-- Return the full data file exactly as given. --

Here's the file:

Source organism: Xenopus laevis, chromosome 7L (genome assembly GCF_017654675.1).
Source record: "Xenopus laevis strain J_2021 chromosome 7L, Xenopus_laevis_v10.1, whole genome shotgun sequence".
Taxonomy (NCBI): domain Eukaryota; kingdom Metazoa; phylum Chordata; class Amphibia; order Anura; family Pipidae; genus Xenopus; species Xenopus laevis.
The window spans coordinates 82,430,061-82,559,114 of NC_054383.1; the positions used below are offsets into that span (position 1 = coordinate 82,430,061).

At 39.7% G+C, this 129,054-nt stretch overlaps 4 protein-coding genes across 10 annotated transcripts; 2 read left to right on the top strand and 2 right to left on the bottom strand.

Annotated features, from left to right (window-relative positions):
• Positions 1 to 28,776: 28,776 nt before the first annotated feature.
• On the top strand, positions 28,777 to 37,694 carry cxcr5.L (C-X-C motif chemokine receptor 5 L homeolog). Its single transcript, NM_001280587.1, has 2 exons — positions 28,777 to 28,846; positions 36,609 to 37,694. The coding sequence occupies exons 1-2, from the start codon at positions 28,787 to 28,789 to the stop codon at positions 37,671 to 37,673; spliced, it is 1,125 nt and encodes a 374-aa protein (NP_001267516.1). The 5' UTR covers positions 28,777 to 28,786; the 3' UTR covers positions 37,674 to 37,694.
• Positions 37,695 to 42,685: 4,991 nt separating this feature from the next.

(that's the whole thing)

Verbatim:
Source organism: Xenopus laevis, chromosome 7L (genome assembly GCF_017654675.1).
Source record: "Xenopus laevis strain J_2021 chromosome 7L, Xenopus_laevis_v10.1, whole genome shotgun sequence".
Taxonomy (NCBI): domain Eukaryota; kingdom Metazoa; phylum Chordata; class Amphibia; order Anura; family Pipidae; genus Xenopus; species Xenopus laevis.
The window spans coordinates 82,430,061-82,559,114 of NC_054383.1; the positions used below are offsets into that span (position 1 = coordinate 82,430,061).

At 39.7% G+C, this 129,054-nt stretch overlaps 4 protein-coding genes across 10 annotated transcripts; 2 read left to right on the top strand and 2 right to left on the bottom strand.

Annotated features, from left to right (window-relative positions):
• Positions 1 to 28,776: 28,776 nt before the first annotated feature.
• On the top strand, positions 28,777 to 37,694 carry cxcr5.L (C-X-C motif chemokine receptor 5 L homeolog). Its single transcript, NM_001280587.1, has 2 exons — positions 28,777 to 28,846; positions 36,609 to 37,694. The coding sequence occupies exons 1-2, from the start codon at positions 28,787 to 28,789 to the stop codon at positions 37,671 to 37,673; spliced, it is 1,125 nt and encodes a 374-aa protein (NP_001267516.1). The 5' UTR covers positions 28,777 to 28,786; the 3' UTR covers positions 37,674 to 37,694.
• Positions 37,695 to 42,685: 4,991 nt separating this feature from the next.